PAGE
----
I once had a conversation with a man who scared me.
It was over 20 years ago, and I remember him being quite a lovely fellow. He was simply proud of his son earning his PhD.
What scared me was his conviction that in order to keep up in the imminent future, an undergraduate qualification would not be enough; one must earn a postgraduate qualification. Not to get ahead, but to remain competitive.
With the ink still drying on my Bachelor of Science degree, my heart sank at the prospect of several years’ more slog.
The man was describing academic inflation and upon reflection, I realised I had experienced it already. Only a few years prior, as I was studying my high school diploma, “going to uni” was all the rage. Accounting was inexplicably popular, and competition for the trendiest major – Communication – drove its course entry score to the dizzying heights of Medicine and Law.
Not going to uni was seriously uncool, which no doubt contributed to a shortage of tradies such as plumbers, who to this day can charge a fortune for changing a washer.
The parallels to Dr. Seuss’s The Sneetches are uncanny. This is a story about creatures called Sneetches, some of whom have a green star on their belly, some of whom do not. Of course the latter group covets those little status symbols, and their envy is duly exploited by an entrepreneur who invents a Star-On machine.
After the plain-bellies eagerly pay to get their own stars, the elitism of the original star-bellies wanes, and so the entrepreneur invents a Star-Off machine. The former elites pay an inflated price to reclaim their privilege, and so the pendulum swings back and forth with stars going on and off bellies until all the Sneetches run out of money.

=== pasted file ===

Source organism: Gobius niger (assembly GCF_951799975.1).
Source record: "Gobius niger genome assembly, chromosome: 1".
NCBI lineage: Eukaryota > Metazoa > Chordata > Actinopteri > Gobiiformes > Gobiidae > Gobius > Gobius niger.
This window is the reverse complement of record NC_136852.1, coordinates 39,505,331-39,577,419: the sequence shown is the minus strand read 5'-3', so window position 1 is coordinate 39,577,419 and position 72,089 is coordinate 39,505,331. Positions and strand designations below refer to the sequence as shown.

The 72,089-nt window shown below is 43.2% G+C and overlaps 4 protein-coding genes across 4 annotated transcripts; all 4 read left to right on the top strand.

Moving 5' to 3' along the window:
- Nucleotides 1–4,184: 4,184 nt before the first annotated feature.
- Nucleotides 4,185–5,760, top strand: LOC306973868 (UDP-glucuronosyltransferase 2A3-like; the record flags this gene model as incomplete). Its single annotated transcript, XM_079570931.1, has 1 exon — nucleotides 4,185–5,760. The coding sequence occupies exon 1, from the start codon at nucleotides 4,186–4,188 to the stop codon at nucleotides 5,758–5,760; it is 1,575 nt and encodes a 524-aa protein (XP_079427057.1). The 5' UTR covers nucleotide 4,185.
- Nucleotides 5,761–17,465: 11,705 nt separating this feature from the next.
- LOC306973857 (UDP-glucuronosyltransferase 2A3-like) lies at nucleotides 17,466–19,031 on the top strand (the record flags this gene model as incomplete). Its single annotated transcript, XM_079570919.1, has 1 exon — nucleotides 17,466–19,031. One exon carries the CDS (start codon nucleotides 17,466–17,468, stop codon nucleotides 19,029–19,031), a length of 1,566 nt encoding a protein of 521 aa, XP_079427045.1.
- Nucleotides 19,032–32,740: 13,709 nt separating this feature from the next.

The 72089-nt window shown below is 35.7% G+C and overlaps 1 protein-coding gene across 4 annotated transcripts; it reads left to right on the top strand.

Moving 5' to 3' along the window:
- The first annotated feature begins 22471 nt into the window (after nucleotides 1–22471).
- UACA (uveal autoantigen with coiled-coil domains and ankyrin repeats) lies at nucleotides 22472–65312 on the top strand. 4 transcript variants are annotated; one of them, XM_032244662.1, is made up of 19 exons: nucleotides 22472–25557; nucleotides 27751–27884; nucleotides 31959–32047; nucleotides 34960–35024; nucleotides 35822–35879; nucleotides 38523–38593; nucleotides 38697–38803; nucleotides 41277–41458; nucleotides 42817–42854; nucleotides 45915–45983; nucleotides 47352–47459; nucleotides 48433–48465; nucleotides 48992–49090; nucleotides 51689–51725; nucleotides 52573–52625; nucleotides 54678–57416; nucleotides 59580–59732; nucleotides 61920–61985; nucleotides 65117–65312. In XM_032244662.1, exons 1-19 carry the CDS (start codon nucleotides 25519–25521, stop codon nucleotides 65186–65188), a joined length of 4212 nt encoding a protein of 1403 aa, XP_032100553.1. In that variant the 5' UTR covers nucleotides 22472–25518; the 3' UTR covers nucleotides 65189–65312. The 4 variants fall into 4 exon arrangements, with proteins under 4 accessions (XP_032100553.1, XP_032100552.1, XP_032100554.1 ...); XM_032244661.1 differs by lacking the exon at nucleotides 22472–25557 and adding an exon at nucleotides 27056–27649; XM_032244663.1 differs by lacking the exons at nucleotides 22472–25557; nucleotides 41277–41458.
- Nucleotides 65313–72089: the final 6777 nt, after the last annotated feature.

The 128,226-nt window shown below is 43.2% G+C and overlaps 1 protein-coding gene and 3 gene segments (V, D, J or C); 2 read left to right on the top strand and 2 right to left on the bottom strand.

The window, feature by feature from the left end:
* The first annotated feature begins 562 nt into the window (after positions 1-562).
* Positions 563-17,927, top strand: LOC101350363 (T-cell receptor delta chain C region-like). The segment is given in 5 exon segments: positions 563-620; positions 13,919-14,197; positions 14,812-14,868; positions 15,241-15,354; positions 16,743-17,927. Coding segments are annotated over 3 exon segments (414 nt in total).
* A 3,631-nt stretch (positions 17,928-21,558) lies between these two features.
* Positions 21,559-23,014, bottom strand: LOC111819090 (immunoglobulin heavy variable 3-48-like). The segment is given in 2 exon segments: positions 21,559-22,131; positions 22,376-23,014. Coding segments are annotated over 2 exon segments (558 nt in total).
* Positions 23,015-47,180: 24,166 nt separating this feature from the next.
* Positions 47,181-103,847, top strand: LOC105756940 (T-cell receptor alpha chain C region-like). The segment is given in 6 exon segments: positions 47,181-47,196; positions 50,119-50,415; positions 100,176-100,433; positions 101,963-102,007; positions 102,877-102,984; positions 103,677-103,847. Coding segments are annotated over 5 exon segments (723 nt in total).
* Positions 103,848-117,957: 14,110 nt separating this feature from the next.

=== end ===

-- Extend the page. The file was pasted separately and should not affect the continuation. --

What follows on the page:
Back in the real world which recently declared Australia’s most educated generation faces the worst job prospects in decades, I wonder: is academic inflation undergoing a Sneetch-like reversal?
The UK office of Ernst & Young ruffled a few feathers when they dropped the degree requirement for their entry-level jobs, while Elon Musk famously maintains that you don’t need a degree to work at Tesla.
I admit to not taking too much notice of this trend until Google launched its Career Certificates. Their courses can be completed online over several months, and they cover red hot topics such as data analytics and UX design. Their website says it all:
Learn job-ready skills to start or advance your career in high-demand fields. These certificates developed by Google connect you to top national employers who are hiring for related roles.
Furthermore, the tech giant’s SVP of Global Affairs claims we will consider our new career certificates as the equivalent of a four-year degree for related entry-level roles.
Wow… if it’s good enough for Google, then “top national employers” isn’t an empty promise. Suddenly that little green star doesn’t shine so bright.
Perhaps after years of academic inflation, the pendulum is swinging back towards academic deflation. The prospect should sound alarm bells for a sector that’s already reeling from the impact of COVID-19.
If the trend towards short, practical, employer-sanctioned courses continues, one day of course we’ll collectively realise that the way to get ahead of the pack will be to embark on a longer, deeper dive that leads to a qualification with scholarly gravitas.
Hence the next generation of students going to university may no longer be doe-eyed teenagers craving a foot in the door, but experienced operators seeking to enhance their careers.
Which will in turn attract the young ones back when they realise they’re missing out on all the best jobs.
That is until everyone, once again, has stars upon thars.